A great way to keep motivated is to exercise with other people. On days that we don’t have practice, I go jogging with two of my team mates. If that mood comes over me where I don’t really feel like running, I am more likely to force myself to go when I know that my friends are counting on me to be there. However, I tend to tire out much quicker than my team mates and have trouble keeping up.
Being the straggler can be discouraging. I don’t want to feel that I am holding them back, nor do I want to be left behind. However, I also don’t want an overuse injury, such as shin splits. During a game I am inclined to “work through the pain”, even at some risk to my health. I do not think that this is uncommon in the realm of sports. However, this kind of competitive attitude has no place in your routine jogging. Being the straggler is okay among your friends-your health is more important than your pride. Aggravating an overuse injury, such as going back into the running routine before shin splits have healed, can cause permanent damage. In your workout time, you want to feel the burn, but you don’t want the sharp pain of permanent defect! Stay with your workout partners and set short-term goals for yourself. While it can be discouraging to be behind, it can also encourage you to work hard and reach your goals!
The routine began with us jogging a mile. We would jog half a mile, then walk for 1/8 a mile or so, then jog for another half-mile. When I began this routine with my mates, my long-term goal was to be able to keep up with them and this routine. However, it can be discouraging to have a long-term goal since it may take a very long time to reach it. Some short term goals I made were as follows:
- Jog first half-mile without stopping to walk before break.
- Jog both half-miles without having to stop and walk (aside from break between half-miles)
- Jog both half-miles without having to stop on outdoor track (hills)
Once I had reached these goals, the next step was my long-term goal of keeping up with my jogging partners. Some techniques that helped along the way was to play “The Alphabet Game” with my jogging partners to take my mind off of my legs. Any kind of word game will do (such as 20 Questions), but I find the alphabet game works well because it goes pretty quickly and you can switch topic quickly as well. For example, “animals” or “names” as a category instead of roadsigns. Mind over matter!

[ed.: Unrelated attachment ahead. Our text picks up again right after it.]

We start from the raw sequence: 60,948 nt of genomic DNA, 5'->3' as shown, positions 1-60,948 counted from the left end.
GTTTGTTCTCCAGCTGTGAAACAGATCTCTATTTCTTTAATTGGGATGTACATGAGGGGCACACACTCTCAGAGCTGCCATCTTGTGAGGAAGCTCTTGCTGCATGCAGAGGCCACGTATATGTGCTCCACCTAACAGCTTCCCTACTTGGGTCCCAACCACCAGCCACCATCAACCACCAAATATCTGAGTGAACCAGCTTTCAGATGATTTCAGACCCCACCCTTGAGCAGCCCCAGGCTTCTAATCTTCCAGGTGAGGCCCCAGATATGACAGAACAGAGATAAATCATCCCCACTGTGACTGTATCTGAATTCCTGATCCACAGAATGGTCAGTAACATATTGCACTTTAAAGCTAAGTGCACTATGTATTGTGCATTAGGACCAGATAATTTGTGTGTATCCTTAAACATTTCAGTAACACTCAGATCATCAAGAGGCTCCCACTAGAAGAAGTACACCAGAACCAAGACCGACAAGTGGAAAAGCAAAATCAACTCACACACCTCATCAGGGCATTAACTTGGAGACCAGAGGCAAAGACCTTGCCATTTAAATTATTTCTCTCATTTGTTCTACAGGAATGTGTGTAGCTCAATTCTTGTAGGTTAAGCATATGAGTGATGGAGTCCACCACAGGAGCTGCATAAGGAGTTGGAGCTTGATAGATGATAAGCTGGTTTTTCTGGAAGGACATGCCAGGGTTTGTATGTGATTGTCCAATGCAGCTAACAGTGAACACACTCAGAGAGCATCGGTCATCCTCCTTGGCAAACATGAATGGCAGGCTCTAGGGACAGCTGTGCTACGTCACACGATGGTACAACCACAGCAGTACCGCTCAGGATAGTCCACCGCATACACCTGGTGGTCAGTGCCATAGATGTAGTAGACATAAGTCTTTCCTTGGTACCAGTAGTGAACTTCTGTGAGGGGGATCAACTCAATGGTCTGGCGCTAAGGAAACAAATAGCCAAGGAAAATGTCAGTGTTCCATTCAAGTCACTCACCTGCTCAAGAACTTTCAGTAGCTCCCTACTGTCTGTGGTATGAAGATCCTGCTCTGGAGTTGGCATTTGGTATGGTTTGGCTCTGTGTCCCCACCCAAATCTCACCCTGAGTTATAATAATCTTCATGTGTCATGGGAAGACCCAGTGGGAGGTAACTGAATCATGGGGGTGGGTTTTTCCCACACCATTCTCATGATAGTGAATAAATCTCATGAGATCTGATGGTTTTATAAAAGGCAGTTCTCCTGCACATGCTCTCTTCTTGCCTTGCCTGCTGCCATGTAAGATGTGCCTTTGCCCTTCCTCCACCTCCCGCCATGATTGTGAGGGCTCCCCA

In short, if you need to straggle a little bit during a routine with friends, go for it. If your friends aren’t nice about it, explain that you need to take care of your body and you will catch up with practice. Remember that progress is not immediate; you may be doing the same thing for a month before you see progress. This is why it is important to set short-term goals, or checkpoints along the way to reaching your long-term goal(s). Remember to stay hydrated, and don’t take ibuprofen before you work out. Keep mindful of your body and your needs. Don’t increase the intensity until you’ve mastered your current routine. If you do find yourself stuck with an overuse injury, don’t go back to running until you have fully healed. Try other cardio, such as swimming and biking instead.
And, as always:
Heat to relax muscles, cold to decrease inflammation after a work-out!